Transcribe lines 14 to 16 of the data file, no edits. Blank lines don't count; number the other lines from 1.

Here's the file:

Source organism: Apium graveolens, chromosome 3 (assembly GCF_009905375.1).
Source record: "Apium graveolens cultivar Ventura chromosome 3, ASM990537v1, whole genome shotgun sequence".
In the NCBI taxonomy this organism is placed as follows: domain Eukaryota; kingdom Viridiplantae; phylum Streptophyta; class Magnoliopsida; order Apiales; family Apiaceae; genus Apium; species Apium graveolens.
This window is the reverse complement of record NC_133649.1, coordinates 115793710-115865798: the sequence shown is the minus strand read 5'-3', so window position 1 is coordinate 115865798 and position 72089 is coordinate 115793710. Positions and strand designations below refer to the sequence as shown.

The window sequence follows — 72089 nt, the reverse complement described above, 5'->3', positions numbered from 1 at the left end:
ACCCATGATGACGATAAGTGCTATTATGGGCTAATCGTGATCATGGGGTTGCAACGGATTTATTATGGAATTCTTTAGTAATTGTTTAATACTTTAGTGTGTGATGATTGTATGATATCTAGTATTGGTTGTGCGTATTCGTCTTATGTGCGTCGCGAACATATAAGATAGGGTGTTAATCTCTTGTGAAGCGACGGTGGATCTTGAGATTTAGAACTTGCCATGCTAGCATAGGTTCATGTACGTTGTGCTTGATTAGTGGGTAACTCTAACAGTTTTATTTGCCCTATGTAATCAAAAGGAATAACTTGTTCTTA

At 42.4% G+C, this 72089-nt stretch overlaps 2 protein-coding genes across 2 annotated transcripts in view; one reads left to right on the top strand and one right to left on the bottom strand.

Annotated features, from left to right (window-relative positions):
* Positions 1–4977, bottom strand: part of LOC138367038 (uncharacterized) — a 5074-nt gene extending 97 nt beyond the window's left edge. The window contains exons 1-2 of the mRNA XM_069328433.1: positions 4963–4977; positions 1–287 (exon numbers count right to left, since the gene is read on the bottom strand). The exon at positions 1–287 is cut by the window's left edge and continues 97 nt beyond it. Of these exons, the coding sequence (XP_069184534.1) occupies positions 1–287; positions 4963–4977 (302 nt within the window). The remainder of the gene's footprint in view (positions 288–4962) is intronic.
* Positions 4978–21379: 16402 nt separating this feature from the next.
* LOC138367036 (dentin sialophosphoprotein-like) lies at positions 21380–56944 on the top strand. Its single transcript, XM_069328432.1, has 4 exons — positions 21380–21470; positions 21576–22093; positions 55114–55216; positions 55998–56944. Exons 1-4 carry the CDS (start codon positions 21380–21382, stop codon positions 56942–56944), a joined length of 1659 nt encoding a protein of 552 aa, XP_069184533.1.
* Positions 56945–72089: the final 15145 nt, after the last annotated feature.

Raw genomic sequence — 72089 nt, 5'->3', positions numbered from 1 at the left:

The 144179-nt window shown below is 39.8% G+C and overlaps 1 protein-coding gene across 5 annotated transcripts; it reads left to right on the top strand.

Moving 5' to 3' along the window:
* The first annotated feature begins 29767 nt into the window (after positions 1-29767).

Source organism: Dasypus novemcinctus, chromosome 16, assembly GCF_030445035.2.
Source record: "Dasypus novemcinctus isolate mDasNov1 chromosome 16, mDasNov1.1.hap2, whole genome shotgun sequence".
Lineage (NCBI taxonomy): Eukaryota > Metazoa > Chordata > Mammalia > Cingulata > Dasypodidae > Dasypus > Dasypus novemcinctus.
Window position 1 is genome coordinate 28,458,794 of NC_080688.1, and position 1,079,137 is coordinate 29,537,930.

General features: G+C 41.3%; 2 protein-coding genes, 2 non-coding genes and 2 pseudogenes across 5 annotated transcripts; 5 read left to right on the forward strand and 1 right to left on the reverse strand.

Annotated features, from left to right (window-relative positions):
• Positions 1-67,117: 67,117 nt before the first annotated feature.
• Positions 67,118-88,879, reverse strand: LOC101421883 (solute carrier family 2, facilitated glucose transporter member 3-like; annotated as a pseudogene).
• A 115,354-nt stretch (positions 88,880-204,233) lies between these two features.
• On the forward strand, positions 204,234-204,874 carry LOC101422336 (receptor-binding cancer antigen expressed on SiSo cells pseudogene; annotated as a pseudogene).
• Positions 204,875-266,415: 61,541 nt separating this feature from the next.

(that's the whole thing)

The 144179-nt window shown below is 39.8% G+C and overlaps 1 protein-coding gene across 5 annotated transcripts; it reads left to right on the top strand.

Moving 5' to 3' along the window:
* The first annotated feature begins 29767 nt into the window (after positions 1-29767).